Guard commander briefs chamber on group’s diverse mission
Commander of the Alaska Air National Guard’s 176th Operations Group, Col. Thomas Bolin calls Eagle River home.
“We like to say — as corny as it sounds — we’re your hometown Air Force,” he said, speaking to members of the Chugiak-Eagle River Chamber of Commerce at a meeting at the Eagle River Ale House May 3.
The 176th, with more than 600 members, is based out of Joint Base Elmendorf-Richardson. At Wednesday’s meeting, the colonel highlighted the vital functions of the 176th: The group includes JBER’s Rescue Coordination Center, the 176th Air Defense Squadron, the 176th Operations Support Squadron, the 210th Rescue Squadron, the 211th Rescue Squadron, the 212th Rescue Squadron and the 249th Airlift Squadron.
Units are tasked with carrying out both state and federal missions, Bolin said. State missions are assigned by the governor: Guard members respond to natural disasters, search and rescue operations and other situations. Federal missions take them to combat zones around the globe. Members of the 176th Operational Group have deployed to the Middle East, Africa and beyond.
“The Guard is kind of no longer that strategic home force,” he said. “We’re an operational guard.”
At home in Alaska, the group stays busy staying ready, Bolin said.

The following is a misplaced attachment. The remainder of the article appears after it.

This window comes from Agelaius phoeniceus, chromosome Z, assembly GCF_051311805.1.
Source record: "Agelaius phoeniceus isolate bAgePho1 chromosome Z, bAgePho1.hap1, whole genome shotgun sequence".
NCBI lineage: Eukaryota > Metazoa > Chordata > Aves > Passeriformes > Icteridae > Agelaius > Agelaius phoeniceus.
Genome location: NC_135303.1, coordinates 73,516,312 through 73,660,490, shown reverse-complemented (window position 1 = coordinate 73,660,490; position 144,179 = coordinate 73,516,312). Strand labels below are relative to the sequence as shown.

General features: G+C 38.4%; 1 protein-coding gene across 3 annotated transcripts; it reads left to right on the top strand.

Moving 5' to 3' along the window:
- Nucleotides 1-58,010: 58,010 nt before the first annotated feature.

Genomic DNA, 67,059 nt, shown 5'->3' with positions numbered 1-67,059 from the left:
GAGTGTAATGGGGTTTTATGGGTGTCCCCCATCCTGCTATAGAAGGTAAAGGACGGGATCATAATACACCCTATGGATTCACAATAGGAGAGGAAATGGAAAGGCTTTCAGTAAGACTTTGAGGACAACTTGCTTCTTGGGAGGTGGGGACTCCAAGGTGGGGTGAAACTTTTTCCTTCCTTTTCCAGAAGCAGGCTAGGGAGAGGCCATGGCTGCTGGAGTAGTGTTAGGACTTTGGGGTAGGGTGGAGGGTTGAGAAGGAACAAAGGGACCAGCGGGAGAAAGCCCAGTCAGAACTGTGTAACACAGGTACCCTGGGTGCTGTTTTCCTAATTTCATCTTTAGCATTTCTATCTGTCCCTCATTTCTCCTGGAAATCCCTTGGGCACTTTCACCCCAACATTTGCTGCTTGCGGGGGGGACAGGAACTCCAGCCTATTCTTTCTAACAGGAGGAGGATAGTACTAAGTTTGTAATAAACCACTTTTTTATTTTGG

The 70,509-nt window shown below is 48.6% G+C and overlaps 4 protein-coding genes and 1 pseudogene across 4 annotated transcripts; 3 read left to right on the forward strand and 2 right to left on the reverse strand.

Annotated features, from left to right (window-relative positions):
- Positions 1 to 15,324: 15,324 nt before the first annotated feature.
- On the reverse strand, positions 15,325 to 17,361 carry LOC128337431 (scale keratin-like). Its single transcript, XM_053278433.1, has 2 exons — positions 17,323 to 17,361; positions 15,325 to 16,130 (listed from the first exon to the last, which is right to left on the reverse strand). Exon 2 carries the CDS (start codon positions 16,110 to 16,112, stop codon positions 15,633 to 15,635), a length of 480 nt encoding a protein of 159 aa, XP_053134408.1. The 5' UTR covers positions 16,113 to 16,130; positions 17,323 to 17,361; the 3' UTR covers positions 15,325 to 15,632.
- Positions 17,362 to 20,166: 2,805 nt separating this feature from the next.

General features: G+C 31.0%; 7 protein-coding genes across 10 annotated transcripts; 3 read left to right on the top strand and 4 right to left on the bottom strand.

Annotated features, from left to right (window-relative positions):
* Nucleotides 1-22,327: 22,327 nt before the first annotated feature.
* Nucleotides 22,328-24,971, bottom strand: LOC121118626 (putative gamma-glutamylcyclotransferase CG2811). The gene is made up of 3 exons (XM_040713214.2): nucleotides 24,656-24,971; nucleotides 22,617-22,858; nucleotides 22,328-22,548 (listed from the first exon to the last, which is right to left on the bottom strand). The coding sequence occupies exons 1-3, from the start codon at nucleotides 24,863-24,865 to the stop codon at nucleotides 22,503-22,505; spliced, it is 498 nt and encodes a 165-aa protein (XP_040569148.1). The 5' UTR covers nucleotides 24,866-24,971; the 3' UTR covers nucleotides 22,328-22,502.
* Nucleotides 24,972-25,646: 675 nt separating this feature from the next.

“If you see us out there flying or doing whatever, that’s all we’re doing – preparing for that federal mission,” he said.
The units of the 176th Operations Group fly HC-130 King aircraft, C-17 Globemaster IIIs and HH-60 Pave Hawk helicopters. Their primary missions are tactical and strategic airlift, air control and combat search and rescue.
“The welcome byproduct of that is we’re here for all the Alaskans, too,” Bolin said.
Through the Rescue Coordination Center, 176th group members are “asked, not tasked” to help pitch in with various rescue operations around the state, the colonel said.
During his tenure with the group, it’s completed anywhere from 50-100 saves per year, Bolin said. The group has responded to disabled vessels at sea, searched for downed planes and helped rescue injured hunters and hikers.
In Alaska, the 176th Operational Group – along with the U.S. Coast Guard – are often the last-ditch solutions to search and rescue operations that go beyond the capabilities of the Alaska State Troopers or other local agencies, Bolin said.
“We are sitting alert, if you will, which means we’re here 365 and 24/7,” he said.
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